Knock, knock. Who’s there? Everyone’s favorite punchline fruit.
But far from a laughingstock, oranges are one of the world’s most widely beloved snacks, with hundreds of different types of oranges grown around the globe every year. And that’s no joke.
Okay, we promise that’s the last corny orange pun. (Orange you happy about that? …Sorry.)
But seriously, this list is just the tip of the orange ice berg, because there’s more than 400 different types of oranges in this world.
Still, it’s not all citrusy chaos in the family tree. There are actually several classes and varieties of oranges that can help break that big number down.
Also known as C. sinensis, this category by far represents the most popular oranges in the world. In fact, there are so many types of sweet oranges that the category can be further broken down into four classes.
The name gives it all away. These varietals represent nearly two-thirds of all global orange production and are most typically used to make orange juice.
There are many different types of common orange, but some of the most popular include:
The most common type of oranges – after, of course, common oranges – this type of orange is more frequently found for sale in the produce aisle, instead of inside the juice box.
If their anatomical name brings a certain body part to mind, it’s by design: The oranges are named for the small growths in their skin that protrude and look like belly buttons. (The growths are actually, technically, second fruits.)
Some of the most popular type of navel oranges people like to put in their regular stomachs include:
This class or oranges gets its macabre name from a natural mutation.
Blood oranges hold on to more anthocyanins – a flavonoid that works as a natural food dye, supplying red pigments to all sorts of red, blue and purple foods. (Bonus: anthocyanins is also super dense with antioxidants!)
Some blood oranges that stand out from the crowd include:
By far the type of sweet orange you’re least likely to encounter, acid-less oranges sound like a great idea—in theory. The fruit is an early-season bloomer, lending to its very low acidity levels.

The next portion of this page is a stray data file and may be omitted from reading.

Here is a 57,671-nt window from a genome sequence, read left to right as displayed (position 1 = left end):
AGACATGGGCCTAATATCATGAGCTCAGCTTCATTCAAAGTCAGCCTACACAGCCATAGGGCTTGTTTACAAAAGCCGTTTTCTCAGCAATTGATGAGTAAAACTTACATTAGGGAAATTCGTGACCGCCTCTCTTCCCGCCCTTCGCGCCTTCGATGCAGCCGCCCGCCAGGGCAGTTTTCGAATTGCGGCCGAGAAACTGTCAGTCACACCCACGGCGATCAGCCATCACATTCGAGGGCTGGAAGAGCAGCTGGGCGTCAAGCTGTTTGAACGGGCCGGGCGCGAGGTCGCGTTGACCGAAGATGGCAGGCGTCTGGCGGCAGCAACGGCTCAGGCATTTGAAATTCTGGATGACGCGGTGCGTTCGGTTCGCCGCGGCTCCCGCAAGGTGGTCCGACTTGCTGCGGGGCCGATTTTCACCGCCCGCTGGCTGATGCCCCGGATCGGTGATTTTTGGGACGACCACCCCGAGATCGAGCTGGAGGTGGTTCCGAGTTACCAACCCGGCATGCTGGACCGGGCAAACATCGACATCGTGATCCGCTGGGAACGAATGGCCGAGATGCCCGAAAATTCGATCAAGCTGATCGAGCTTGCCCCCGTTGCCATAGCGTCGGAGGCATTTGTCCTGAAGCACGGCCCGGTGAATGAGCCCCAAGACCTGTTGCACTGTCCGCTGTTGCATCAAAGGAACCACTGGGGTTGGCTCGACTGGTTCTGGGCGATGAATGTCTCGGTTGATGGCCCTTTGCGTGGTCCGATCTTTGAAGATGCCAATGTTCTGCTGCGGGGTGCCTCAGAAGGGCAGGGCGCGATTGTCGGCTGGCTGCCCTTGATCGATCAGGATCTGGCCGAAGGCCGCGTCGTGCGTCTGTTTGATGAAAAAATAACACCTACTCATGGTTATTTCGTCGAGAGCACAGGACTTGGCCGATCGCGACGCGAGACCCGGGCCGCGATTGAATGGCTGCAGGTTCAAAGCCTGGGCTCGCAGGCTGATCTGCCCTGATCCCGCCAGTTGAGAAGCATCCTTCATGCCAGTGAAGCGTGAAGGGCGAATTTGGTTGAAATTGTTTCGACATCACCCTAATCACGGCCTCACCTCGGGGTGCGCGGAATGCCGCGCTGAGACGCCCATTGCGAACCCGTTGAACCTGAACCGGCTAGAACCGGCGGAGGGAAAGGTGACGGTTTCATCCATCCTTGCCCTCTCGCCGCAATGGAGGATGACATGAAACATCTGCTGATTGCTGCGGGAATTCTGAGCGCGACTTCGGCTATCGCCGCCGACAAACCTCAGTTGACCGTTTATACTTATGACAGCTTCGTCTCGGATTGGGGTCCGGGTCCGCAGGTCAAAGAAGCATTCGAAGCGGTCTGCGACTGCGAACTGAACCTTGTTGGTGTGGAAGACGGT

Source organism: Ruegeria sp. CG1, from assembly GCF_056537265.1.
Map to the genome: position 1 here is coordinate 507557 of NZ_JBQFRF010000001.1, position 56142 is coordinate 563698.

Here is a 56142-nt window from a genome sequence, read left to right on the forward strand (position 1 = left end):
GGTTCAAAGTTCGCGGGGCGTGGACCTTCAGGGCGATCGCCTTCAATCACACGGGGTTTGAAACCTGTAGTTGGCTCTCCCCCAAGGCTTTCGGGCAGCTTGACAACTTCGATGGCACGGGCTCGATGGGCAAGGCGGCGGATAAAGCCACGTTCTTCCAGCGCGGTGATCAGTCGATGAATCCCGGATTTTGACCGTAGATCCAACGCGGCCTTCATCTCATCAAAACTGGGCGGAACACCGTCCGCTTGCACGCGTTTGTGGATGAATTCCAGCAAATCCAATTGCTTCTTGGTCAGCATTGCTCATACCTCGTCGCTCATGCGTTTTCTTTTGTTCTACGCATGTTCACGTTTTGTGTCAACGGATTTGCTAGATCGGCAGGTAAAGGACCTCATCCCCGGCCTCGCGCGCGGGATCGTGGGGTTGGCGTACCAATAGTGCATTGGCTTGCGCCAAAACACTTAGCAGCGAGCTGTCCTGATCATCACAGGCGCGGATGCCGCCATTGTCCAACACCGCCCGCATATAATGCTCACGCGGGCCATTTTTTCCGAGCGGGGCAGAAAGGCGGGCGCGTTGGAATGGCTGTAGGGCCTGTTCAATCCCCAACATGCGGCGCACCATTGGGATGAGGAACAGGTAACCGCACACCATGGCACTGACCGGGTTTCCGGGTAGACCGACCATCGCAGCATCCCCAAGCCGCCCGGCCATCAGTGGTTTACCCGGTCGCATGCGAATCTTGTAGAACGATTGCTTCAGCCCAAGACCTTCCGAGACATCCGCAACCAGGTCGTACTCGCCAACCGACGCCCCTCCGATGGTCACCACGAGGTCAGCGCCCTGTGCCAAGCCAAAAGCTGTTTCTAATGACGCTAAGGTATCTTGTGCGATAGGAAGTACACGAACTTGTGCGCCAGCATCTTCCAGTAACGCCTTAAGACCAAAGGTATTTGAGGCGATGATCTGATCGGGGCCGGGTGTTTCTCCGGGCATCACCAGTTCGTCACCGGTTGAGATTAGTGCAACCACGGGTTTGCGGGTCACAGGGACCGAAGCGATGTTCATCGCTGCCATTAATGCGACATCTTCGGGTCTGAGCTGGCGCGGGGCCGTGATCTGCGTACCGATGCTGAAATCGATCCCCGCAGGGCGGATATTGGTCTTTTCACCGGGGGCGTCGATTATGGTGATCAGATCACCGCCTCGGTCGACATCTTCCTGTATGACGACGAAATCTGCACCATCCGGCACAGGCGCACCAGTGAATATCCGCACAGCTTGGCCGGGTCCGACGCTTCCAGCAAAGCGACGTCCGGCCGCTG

But, in the strange world of exotic fruit, less acid actually translates to less flavor, making this a much milder type of orange than the rest.
Citric acid is also what helps other kinds of oranges last so long, with the medium acting as a type of natural preservative. Lacking that protection, acid-less oranges tend to spoil quickly, making it far less likely for them to get all the way to a grocery store.
Maybe they just feel that way because no one wants to eat them?
This dour-sounding class of oranges—sometimes also called sour oranges, or officially C. aurantium—is rarely consumed as a snack, thanks to the tartness of its fruit and bitterness of its skin. But that doesn’t mean humans haven’t found their uses for bitter oranges.
The same acidic juices and oils that lend so much spunk to the sour fruit can be leveraged for their pungent odors to make fine perfume additives or essential oils.
Bitter orange extracts are also commonly used for flavoring, while bitter orange fruit is a particularly good candidate for marmalade making, where its less-than-bright nature can really balance out with all that sugar.
Herbal medicine is a fan of the varietal as well, thanks to their naturally-occurring alkaloid, synephrine, which works as a natural appetite suppressant.
So even when they’re bitter, it seems, oranges are always aiming to please. (Orange you proud of them?)